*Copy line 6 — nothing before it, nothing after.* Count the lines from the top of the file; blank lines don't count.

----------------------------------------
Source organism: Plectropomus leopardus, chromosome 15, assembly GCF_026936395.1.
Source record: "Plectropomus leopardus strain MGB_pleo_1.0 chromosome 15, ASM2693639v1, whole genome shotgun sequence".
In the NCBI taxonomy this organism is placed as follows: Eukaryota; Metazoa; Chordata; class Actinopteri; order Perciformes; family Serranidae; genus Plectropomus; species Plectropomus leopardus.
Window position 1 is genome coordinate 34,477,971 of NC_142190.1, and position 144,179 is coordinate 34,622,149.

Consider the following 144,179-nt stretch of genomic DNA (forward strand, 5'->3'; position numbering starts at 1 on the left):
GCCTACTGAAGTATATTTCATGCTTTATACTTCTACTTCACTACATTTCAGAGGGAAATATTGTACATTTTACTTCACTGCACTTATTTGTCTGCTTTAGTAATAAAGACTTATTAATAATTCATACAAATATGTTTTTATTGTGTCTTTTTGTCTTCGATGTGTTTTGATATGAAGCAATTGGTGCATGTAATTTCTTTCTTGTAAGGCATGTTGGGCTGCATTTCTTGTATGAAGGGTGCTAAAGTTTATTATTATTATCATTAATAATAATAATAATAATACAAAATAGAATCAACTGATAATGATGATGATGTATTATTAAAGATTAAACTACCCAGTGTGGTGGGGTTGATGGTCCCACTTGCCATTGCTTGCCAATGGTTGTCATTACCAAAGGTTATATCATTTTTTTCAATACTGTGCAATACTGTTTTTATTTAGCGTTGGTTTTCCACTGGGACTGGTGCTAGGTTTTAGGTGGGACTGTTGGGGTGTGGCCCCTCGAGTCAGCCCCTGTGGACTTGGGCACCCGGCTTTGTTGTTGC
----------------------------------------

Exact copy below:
GCCTACTGAAGTATATTTCATGCTTTATACTTCTACTTCACTACATTTCAGAGGGAAATATTGTACATTTTACTTCACTGCACTTATTTGTCTGCTTTAGTAATAAAGACTTATTAATAATTCATACAAATATGTTTTTATTGTGTCTTTTTGTCTTCGATGTGTTTTGATATGAAGCAATTGGTGCATGTAATTTCTTTCTTGTAAGGCATGTTGGGCTGCATTTCTTGTATGAAGGGTGCTAAAGTTTATTATTATTATCATTAATAATAATAATAATAATACAAAATAGAATCAACTGATAATGATGATGATGTATTATTAAAGATTAAACTACCCAGTGTGGTGGGGTTGATGGTCCCACTTGCCATTGCTTGCCAATGGTTGTCATTACCAAAGGTTATATCATTTTTTTCAATACTGTGCAATACTGTTTTTATTTAGCGTTGGTTTTCCACTGGGACTGGTGCTAGGTTTTAGGTGGGACTGTTGGGGTGTGGCCCCTCGAGTCAGCCCCTGTGGACTTGGGCACCCGGCTTTGTTGTTGC